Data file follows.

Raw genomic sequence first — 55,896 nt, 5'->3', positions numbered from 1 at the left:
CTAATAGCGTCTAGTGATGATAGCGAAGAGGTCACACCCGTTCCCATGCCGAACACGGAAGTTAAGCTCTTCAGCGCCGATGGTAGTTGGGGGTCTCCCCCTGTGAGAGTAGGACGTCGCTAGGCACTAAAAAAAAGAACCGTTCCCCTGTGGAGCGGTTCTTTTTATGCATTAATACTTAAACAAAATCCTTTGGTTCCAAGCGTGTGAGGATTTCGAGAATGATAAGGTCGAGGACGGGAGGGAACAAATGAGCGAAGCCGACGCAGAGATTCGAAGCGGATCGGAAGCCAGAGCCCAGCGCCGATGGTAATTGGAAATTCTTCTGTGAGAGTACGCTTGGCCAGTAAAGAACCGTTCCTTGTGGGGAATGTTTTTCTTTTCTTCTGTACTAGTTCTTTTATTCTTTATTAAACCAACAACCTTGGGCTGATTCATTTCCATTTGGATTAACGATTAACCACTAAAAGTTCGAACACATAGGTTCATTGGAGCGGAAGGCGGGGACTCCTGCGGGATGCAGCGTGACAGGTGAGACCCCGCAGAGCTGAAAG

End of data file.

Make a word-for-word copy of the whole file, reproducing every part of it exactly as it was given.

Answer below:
Raw genomic sequence first — 55,896 nt, 5'->3', positions numbered from 1 at the left:
CTAATAGCGTCTAGTGATGATAGCGAAGAGGTCACACCCGTTCCCATGCCGAACACGGAAGTTAAGCTCTTCAGCGCCGATGGTAGTTGGGGGTCTCCCCCTGTGAGAGTAGGACGTCGCTAGGCACTAAAAAAAAGAACCGTTCCCCTGTGGAGCGGTTCTTTTTATGCATTAATACTTAAACAAAATCCTTTGGTTCCAAGCGTGTGAGGATTTCGAGAATGATAAGGTCGAGGACGGGAGGGAACAAATGAGCGAAGCCGACGCAGAGATTCGAAGCGGATCGGAAGCCAGAGCCCAGCGCCGATGGTAATTGGAAATTCTTCTGTGAGAGTACGCTTGGCCAGTAAAGAACCGTTCCTTGTGGGGAATGTTTTTCTTTTCTTCTGTACTAGTTCTTTTATTCTTTATTAAACCAACAACCTTGGGCTGATTCATTTCCATTTGGATTAACGATTAACCACTAAAAGTTCGAACACATAGGTTCATTGGAGCGGAAGGCGGGGACTCCTGCGGGATGCAGCGTGACAGGTGAGACCCCGCAGAGCTGAAAG